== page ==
Just a small selection of companies which have made it clear that there’s no going back to the 5 day 9-5 for their employees.
Most of the companies I’ve listed are the more traditional ones which were most surprising and added to them are a long list of tech companies who I would consider to be early adopters of forward thinking work practices.
So companies like:
and many others are also embracing remote first working as the default.
Benefits of Remote First
Its important again just to detail the benefits to the company of adopting a remote first approach. I wrote an article recently which detailed the thoughts of the owner of FirstBase Chris Herd (an obvious and very vocal remote first champion) – you can read this article HERE.
Chris certainly is in favour of remote first working and his thoughts for the future are really interesting. Some of these predictions will surely come to pass and some of them possibly will not but some clear benefits to remote first working are obvious:
As we’ve already stated the obvious big winner for companies who adopt the remote first approach is cost savings. In an ever more competitive market place, being able to save money in any area has a huge impact. The ability to be able to continue working (and being as, if not more productive) and reduce the office space required will drastically improve the bottom line for these companies.
As more and more companies adopt it, the ones who do not will find themselves being left behind with their reduced profit margin. It will only be a matter of time before shareholders demand that companies adopt remote first working or investment will shift to those companies that do.
On top of their obvious savings when it comes to office space, adopting a remote first approach will also see a positive impact to their compensation budgets as they expand their “recruitment net” further afield into possible lower salary bracket locations.
With the physical restriction of only being able to recruit people within a certain commuting distance to an office gone the ability to recruit globally will become a reality. This will have a huge impact on recruitment policy and impact traditional recruitment techniques. There are different skill required for remote interviews for example! Companies will be able to recruit the best (or in some cases) the cheaper options for roles especially for specialised roles.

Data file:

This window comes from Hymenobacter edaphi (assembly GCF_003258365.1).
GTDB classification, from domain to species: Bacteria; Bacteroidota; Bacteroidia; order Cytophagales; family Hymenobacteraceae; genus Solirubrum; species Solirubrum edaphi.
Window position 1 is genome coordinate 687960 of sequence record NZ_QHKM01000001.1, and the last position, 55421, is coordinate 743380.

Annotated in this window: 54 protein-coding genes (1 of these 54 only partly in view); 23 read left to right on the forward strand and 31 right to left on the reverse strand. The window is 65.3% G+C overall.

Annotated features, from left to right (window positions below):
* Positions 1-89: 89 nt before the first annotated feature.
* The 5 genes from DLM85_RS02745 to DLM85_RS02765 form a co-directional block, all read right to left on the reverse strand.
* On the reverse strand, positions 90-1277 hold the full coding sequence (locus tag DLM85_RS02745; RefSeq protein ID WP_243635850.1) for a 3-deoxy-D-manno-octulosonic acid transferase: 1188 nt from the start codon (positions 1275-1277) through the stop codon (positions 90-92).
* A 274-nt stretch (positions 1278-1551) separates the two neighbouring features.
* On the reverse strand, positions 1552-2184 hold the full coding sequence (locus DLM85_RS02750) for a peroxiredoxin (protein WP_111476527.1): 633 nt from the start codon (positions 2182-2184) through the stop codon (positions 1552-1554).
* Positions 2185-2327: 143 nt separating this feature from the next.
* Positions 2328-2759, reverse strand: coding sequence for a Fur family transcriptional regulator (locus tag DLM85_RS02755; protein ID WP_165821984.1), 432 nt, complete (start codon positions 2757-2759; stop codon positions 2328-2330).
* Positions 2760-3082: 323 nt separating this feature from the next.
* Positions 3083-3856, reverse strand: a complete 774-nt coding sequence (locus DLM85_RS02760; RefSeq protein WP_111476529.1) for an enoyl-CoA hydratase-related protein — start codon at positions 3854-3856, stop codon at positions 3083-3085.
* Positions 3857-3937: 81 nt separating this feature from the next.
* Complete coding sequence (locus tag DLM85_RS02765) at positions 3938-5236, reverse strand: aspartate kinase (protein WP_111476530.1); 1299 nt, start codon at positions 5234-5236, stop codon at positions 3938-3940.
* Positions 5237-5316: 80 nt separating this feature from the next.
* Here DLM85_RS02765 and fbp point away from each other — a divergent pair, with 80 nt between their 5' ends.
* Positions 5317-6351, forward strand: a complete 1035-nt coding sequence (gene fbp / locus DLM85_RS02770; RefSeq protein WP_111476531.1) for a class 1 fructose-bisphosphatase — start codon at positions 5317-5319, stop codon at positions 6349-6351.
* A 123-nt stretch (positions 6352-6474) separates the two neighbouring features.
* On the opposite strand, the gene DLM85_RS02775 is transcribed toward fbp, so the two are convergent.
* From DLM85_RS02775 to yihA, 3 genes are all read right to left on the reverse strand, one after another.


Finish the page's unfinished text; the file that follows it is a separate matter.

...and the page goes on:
Employees will be happier, with reduced or totally eliminated commute times they will have more time (and more money) to do with as they wish. The flexibility for employees to work around personal stuff but remain productive will reap rewards for both employer and employee. This will hopefully have really positive benefits for women in the workplace as the emphasis shifts from who is “seen” in the office to the work actually being produced.
The ability for a company to expand (or contract) quickly will be a huge benefit. As a company grows it will no longer have to consider the thought of having to move to larger premises to house increasing numbers of employees with all the disruption that includes. In larger cities moving an office may even result in the loss of a number of employees as the commute becomes just too difficult – in a remote first situation this just wouldn’t happen! Without the need for physical infrastructure the company becomes much more adaptable to changing conditions.
It is clear to me that “remote first” as well as “remote friendly” has been driven predominantly mainstream following the pandemic outbreak but now that the genie is out of the bottle there is no way that it is going back in there! The days of commuting and working long hours in an office five days a week are hopefully going to be relegated to the history books.
What are your thoughts on working from home? Do you like the remote first arrangement or do would you prefer to be more remote friendly? Let me know your thoughts and ideas for work in the coming months and years in the comments below. As ever I would love to hear from you.
In the meantime, take care.